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The Turkey Invasion

Spurred on by animal lovers and curious passersby, wild turkeys are expanding into urban neighborhoods and taking over areas of the East Bay hills. And there's nothing we can do about it.

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In an interview, Daniel Wilson, a spokesperson for Alameda County Vector Control, recounted the story of a USDA-employed trapper who set out wire turkey traps. "They're supposed to stay in there, but locals were releasing them," Wilson said of the birds. "You might imagine this: People who have had parts of their yards or cars scratched up are concerned. But people that are not having problems perceive the turkeys as kind of neat. The adult turkeys are ugly — to me anyway — but the babies are pretty cute."

Love is the greatest obstacle of all, it seems, to getting rid of a turkey problem. Even I, having grown annoyed by their wrinkled heads and dangling snoods, still understand their charm. It's in the "eye of the beholder," whether turkeys are pests or fascinating birds, Wilson noted.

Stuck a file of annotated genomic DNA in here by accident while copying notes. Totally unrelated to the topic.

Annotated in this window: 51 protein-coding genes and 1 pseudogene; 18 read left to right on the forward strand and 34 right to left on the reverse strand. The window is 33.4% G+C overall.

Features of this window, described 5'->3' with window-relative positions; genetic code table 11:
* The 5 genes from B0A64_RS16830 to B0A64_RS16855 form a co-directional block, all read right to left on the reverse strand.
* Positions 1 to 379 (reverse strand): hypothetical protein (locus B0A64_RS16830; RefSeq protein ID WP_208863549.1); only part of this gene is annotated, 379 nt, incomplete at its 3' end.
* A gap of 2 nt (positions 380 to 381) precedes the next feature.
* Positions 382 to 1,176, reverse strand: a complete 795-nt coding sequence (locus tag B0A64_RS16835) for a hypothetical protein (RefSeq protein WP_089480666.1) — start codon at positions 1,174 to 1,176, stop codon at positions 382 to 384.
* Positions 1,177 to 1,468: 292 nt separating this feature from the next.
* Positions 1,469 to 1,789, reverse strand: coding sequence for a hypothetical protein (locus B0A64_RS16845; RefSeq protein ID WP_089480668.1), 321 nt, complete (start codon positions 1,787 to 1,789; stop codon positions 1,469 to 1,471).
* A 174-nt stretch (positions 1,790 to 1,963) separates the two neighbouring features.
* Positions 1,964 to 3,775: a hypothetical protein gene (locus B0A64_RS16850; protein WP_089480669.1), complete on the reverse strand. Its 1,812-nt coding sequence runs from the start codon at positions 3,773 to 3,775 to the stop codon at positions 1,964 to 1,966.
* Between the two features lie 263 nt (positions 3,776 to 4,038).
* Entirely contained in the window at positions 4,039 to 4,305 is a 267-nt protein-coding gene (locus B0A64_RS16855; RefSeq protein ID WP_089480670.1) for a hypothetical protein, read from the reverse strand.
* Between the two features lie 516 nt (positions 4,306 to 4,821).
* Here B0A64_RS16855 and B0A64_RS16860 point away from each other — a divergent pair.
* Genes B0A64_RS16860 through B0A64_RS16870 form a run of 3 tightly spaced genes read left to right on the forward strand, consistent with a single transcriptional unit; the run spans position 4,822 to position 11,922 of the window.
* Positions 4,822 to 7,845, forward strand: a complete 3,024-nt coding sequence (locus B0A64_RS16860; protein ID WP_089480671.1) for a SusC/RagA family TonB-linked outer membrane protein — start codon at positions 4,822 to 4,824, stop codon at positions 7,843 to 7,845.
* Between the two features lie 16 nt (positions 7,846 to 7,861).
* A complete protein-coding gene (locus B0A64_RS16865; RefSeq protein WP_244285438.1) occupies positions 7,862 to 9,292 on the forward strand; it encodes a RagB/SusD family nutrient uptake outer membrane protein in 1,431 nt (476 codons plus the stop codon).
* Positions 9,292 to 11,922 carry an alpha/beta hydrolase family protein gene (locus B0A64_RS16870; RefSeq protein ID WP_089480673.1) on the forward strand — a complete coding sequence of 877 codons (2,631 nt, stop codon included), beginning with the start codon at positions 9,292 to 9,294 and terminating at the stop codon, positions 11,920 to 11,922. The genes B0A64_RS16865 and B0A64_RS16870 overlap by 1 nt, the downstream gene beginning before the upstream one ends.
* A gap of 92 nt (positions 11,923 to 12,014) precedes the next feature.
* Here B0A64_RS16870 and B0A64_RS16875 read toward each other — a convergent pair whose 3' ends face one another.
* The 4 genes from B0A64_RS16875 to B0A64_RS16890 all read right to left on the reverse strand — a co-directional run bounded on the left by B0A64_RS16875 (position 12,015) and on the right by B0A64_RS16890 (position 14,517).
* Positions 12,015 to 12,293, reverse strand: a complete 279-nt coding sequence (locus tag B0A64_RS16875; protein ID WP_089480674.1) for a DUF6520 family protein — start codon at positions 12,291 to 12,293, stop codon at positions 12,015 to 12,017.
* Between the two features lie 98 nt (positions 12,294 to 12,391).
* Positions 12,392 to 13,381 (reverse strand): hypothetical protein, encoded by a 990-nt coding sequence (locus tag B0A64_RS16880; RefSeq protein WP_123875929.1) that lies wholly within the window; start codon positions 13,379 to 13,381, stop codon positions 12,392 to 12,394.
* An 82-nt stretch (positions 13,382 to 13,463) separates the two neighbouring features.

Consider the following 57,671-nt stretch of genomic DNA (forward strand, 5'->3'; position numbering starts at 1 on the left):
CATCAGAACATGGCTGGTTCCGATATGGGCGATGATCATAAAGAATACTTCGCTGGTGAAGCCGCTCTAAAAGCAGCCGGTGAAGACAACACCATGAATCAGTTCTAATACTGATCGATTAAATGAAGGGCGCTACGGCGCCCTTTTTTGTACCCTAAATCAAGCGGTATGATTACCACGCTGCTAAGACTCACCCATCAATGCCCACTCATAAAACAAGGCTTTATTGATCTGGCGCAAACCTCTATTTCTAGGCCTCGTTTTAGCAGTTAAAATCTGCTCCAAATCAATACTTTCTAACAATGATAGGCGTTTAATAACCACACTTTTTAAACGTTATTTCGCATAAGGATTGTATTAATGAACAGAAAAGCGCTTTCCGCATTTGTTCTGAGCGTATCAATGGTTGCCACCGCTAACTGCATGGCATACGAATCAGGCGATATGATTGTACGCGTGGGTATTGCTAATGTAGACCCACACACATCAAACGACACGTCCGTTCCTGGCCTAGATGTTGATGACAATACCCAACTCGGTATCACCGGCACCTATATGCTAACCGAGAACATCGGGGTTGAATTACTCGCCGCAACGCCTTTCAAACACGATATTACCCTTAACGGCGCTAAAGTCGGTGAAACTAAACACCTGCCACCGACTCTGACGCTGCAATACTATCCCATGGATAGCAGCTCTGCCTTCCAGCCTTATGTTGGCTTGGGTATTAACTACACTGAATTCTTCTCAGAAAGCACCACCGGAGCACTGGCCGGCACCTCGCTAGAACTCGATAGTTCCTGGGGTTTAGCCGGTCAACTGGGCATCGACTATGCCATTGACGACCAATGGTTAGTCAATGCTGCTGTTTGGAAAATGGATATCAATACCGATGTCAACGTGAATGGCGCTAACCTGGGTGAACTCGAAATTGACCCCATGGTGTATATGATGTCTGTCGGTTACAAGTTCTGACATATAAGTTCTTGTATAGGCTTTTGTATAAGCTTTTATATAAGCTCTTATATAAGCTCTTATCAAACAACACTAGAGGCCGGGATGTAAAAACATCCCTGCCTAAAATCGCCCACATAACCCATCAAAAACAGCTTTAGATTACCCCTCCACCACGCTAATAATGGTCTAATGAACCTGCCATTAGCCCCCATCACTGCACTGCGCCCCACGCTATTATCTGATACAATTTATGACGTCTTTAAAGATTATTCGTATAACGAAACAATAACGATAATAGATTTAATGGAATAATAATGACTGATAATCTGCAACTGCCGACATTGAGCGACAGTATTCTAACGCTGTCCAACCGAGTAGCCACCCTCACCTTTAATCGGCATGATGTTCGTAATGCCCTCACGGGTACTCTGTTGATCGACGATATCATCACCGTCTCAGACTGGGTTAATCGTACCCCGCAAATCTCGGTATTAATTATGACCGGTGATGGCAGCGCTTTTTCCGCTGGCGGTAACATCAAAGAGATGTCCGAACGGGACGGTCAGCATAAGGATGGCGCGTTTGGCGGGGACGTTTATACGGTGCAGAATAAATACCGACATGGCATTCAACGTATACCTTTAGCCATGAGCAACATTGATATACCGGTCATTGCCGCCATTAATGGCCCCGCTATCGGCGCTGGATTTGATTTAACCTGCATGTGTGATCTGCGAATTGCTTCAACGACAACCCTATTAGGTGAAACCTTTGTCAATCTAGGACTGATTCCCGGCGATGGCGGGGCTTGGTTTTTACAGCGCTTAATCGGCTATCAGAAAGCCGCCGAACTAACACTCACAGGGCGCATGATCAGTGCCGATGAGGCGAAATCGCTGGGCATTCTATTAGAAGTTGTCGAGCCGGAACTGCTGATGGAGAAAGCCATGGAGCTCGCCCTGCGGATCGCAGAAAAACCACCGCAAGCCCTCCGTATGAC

This year, the Lindsay Wildlife Center has treated about 91 turkeys, including dozens of orphaned poults and sick or injured adults birds. "Every once in a while, they're shot by a bullet or an arrow," Purdin said. "Sometimes they become entangled in lawn netting."

Although doing away with turkeys is briefly satisfying, the image of these birds struggling against our manmade world, one we inserted them into, is heartbreaking.

"In an era when we are worried about climate change, well-intentioned folks think they need to move species around to save them," Gluesenkamp said. "But it's a dangerous thing we need to think carefully about."

Not every problem has a solution, and this may be one where the best we're going to get is a lesson in what to avoid in the future.

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